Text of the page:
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France: Knife attack in Nice leaves three dead, several injured

President Macron declares 'France is under attack' and orders deployment of 7,000 soldiers across the country
French security forces guard the area after a reported knife attack at Notre Dame church in Nice, France
French security forces guard the area after a knife attack at Notre Dame church in Nice, France, on 29 October 2020 (Reuters)

Three people were killed and several others injured in the French city of Nice on Thursday morning in a knife attack at a church that has been described by local officials as "terrorism".

Hours later, police shot dead a man with a weapon reportedly threatening people and shouting "Allahu Akhbar", in Avignon, another town in southern France, as the country was placed on high alert.

French President Emmanuel Macron visited Nice later on Thursday, and vowed "France will not give up on our values" after what he called an "Islamist terrorist attack".

Macron offered condolences to the country's Catholics after the killings, and urged people of all religions to unite and not "give in to the spirit of division".

"It is France that is under attack. Therefore I have decided to deploy more soldiers in the coming hours. As part of Operation Sentinelle, we will increase the number of soldiers [deployed] from 3,000 to 7,000," he said in a speech, later posted on Twitter.

Meanwhile, in Saudi Arabia, a citizen stabbed a guard outside the French consulate in Jeddah. The attacker was arrested, and France has asked its diplomats and citizens to take extra safety precautions.  

Commenting on the Nice attack, several police sources told AFP that "all leads are being considered, but at this time we don't have Islamist motive (confirmed)".

A judicial source added that the knifeman called himself "Brahim" and said he was 25 years old. Police have yet to officially identify him.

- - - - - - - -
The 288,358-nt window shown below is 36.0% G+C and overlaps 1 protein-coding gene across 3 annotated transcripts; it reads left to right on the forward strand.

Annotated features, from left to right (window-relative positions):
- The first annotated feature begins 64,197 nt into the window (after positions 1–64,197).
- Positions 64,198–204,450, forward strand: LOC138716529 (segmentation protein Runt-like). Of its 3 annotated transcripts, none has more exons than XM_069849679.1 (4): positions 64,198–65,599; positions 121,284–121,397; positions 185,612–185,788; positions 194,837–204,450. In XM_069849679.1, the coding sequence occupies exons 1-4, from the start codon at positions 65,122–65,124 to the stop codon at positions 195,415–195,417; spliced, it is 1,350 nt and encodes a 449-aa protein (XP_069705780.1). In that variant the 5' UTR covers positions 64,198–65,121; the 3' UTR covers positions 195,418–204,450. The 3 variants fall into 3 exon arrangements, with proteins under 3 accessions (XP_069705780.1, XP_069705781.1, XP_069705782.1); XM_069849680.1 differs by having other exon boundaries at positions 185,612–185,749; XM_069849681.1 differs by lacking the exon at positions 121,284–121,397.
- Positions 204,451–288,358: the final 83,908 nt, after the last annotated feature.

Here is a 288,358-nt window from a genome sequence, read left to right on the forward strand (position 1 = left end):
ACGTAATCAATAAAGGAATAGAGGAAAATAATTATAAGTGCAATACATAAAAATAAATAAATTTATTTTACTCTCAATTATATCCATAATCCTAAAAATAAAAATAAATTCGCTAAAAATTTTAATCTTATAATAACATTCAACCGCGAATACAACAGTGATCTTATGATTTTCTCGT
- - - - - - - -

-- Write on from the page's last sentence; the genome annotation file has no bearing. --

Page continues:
Nice Mayor Christian Estrosi said on Twitter the knife attack had happened in or near the city's Notre Dame church, and that police had detained the attacker.

The prosecutor's office and national police said an investigation had been opened into an attack with a terrorist connection after Thursday's stabbing.

Police confirmed three people had been killed, adding that one of the victims, a woman who was inside the Notre Dame church, was decapitated by the attacker, while the other two fatalities had been stabbed to death. 

Estrosi told reporters that the attacker was shot by police but remains alive and had been taken to hospital.  

Avignon 

In Avignon, police sources speaking to Le Monde indicated that the man shot dead in the city had previously identified himself as being affiliated to far-right group Generation Identity.

Police sources told Le Midi Libre that the situation in Avignon was not deemed to be a "terrorist act" at the time.

Sources told the newspaper it remained unclear whether the man killed by police was holding a real or fake weapon.

Thursday's attacks come in the wake of the murder of Samuel Paty, a French schoolteacher who was beheaded on 16 October by a young man of Chechen origin who said he did so after Paty showed cartoons of the Prophet Muhammad during a class on freedom of speech.

It remains unclear what the identity and motives of Thursday's attackers were. 

Interior Minister Gerald Darmanin held a crisis meeting as he warned people to avoid the site of the Nice attack.

Since Paty's murder, President Macron has doubled down and defended caricatures of the Prophet Muhammad as part of the right to freedom of speech - angering many in the Muslim world and leading to calls for a boycott of French goods, as depictions of Muhammad are generally prohibited in Islam. 

Muslims in France have also seen a backlash, with a number of verbal and physical attacks reported against Muslim women.

On Wednesday, the French government decided to dissolve the Muslim charity BarakaCity, alleging the organisation and its founder were "disseminating... hateful, discriminatory and violent ideas". BarakaCity has rejected these accusations.